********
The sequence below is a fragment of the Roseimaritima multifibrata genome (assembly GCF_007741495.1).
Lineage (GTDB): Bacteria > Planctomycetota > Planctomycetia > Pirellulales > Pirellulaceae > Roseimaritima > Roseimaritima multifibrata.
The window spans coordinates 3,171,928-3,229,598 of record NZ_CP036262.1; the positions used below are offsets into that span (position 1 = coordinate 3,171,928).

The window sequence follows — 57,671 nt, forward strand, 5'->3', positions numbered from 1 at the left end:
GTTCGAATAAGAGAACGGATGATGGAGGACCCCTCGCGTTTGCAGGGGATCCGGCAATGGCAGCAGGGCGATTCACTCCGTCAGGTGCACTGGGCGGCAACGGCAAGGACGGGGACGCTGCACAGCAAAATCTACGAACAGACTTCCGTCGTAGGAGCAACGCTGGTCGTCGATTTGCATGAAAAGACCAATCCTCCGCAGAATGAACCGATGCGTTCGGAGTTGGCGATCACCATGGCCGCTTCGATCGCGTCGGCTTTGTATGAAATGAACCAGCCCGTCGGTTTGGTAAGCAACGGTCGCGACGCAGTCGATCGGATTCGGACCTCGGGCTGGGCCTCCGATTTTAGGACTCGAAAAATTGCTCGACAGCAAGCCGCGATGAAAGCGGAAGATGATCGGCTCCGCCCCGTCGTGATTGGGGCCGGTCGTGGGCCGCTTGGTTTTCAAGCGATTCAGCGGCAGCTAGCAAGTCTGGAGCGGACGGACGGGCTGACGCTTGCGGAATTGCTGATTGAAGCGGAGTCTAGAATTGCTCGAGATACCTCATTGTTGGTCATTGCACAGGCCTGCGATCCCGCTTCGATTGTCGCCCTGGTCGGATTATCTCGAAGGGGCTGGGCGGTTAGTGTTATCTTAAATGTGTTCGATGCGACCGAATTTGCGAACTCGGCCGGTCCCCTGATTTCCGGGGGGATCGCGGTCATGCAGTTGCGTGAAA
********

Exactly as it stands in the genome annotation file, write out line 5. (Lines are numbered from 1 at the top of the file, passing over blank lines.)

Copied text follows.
GTTCGAATAAGAGAACGGATGATGGAGGACCCCTCGCGTTTGCAGGGGATCCGGCAATGGCAGCAGGGCGATTCACTCCGTCAGGTGCACTGGGCGGCAACGGCAAGGACGGGGACGCTGCACAGCAAAATCTACGAACAGACTTCCGTCGTAGGAGCAACGCTGGTCGTCGATTTGCATGAAAAGACCAATCCTCCGCAGAATGAACCGATGCGTTCGGAGTTGGCGATCACCATGGCCGCTTCGATCGCGTCGGCTTTGTATGAAATGAACCAGCCCGTCGGTTTGGTAAGCAACGGTCGCGACGCAGTCGATCGGATTCGGACCTCGGGCTGGGCCTCCGATTTTAGGACTCGAAAAATTGCTCGACAGCAAGCCGCGATGAAAGCGGAAGATGATCGGCTCCGCCCCGTCGTGATTGGGGCCGGTCGTGGGCCGCTTGGTTTTCAAGCGATTCAGCGGCAGCTAGCAAGTCTGGAGCGGACGGACGGGCTGACGCTTGCGGAATTGCTGATTGAAGCGGAGTCTAGAATTGCTCGAGATACCTCATTGTTGGTCATTGCACAGGCCTGCGATCCCGCTTCGATTGTCGCCCTGGTCGGATTATCTCGAAGGGGCTGGGCGGTTAGTGTTATCTTAAATGTGTTCGATGCGACCGAATTTGCGAACTCGGCCGGTCCCCTGATTTCCGGGGGGATCGCGGTCATGCAGTTGCGTGAAA